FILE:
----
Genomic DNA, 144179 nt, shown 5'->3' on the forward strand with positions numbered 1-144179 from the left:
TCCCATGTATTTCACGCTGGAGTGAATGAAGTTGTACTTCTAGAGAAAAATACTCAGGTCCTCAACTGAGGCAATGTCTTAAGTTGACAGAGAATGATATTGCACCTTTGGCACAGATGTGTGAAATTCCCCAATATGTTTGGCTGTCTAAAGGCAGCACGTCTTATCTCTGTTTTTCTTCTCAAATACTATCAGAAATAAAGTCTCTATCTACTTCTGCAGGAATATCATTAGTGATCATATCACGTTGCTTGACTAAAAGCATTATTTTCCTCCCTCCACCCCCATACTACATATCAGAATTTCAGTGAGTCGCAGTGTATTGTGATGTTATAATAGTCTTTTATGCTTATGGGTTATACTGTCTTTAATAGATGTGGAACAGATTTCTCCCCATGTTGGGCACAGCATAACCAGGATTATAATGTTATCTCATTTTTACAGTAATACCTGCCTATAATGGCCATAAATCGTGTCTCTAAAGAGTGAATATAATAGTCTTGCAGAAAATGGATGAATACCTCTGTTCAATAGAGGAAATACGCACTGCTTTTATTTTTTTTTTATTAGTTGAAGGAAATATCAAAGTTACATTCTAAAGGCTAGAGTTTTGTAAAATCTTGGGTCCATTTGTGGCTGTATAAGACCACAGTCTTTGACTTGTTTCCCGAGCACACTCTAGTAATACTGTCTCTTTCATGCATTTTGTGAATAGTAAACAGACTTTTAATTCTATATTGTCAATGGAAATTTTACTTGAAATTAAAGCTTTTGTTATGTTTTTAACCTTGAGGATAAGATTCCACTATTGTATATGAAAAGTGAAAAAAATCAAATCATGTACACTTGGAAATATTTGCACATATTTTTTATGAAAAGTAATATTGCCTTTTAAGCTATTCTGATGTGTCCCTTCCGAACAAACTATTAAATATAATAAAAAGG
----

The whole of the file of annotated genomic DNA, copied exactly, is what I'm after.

Genomic DNA, 144179 nt, shown 5'->3' on the forward strand with positions numbered 1-144179 from the left:
TCCCATGTATTTCACGCTGGAGTGAATGAAGTTGTACTTCTAGAGAAAAATACTCAGGTCCTCAACTGAGGCAATGTCTTAAGTTGACAGAGAATGATATTGCACCTTTGGCACAGATGTGTGAAATTCCCCAATATGTTTGGCTGTCTAAAGGCAGCACGTCTTATCTCTGTTTTTCTTCTCAAATACTATCAGAAATAAAGTCTCTATCTACTTCTGCAGGAATATCATTAGTGATCATATCACGTTGCTTGACTAAAAGCATTATTTTCCTCCCTCCACCCCCATACTACATATCAGAATTTCAGTGAGTCGCAGTGTATTGTGATGTTATAATAGTCTTTTATGCTTATGGGTTATACTGTCTTTAATAGATGTGGAACAGATTTCTCCCCATGTTGGGCACAGCATAACCAGGATTATAATGTTATCTCATTTTTACAGTAATACCTGCCTATAATGGCCATAAATCGTGTCTCTAAAGAGTGAATATAATAGTCTTGCAGAAAATGGATGAATACCTCTGTTCAATAGAGGAAATACGCACTGCTTTTATTTTTTTTTTATTAGTTGAAGGAAATATCAAAGTTACATTCTAAAGGCTAGAGTTTTGTAAAATCTTGGGTCCATTTGTGGCTGTATAAGACCACAGTCTTTGACTTGTTTCCCGAGCACACTCTAGTAATACTGTCTCTTTCATGCATTTTGTGAATAGTAAACAGACTTTTAATTCTATATTGTCAATGGAAATTTTACTTGAAATTAAAGCTTTTGTTATGTTTTTAACCTTGAGGATAAGATTCCACTATTGTATATGAAAAGTGAAAAAAATCAAATCATGTACACTTGGAAATATTTGCACATATTTTTTATGAAAAGTAATATTGCCTTTTAAGCTATTCTGATGTGTCCCTTCCGAACAAACTATTAAATATAATAAAAAGG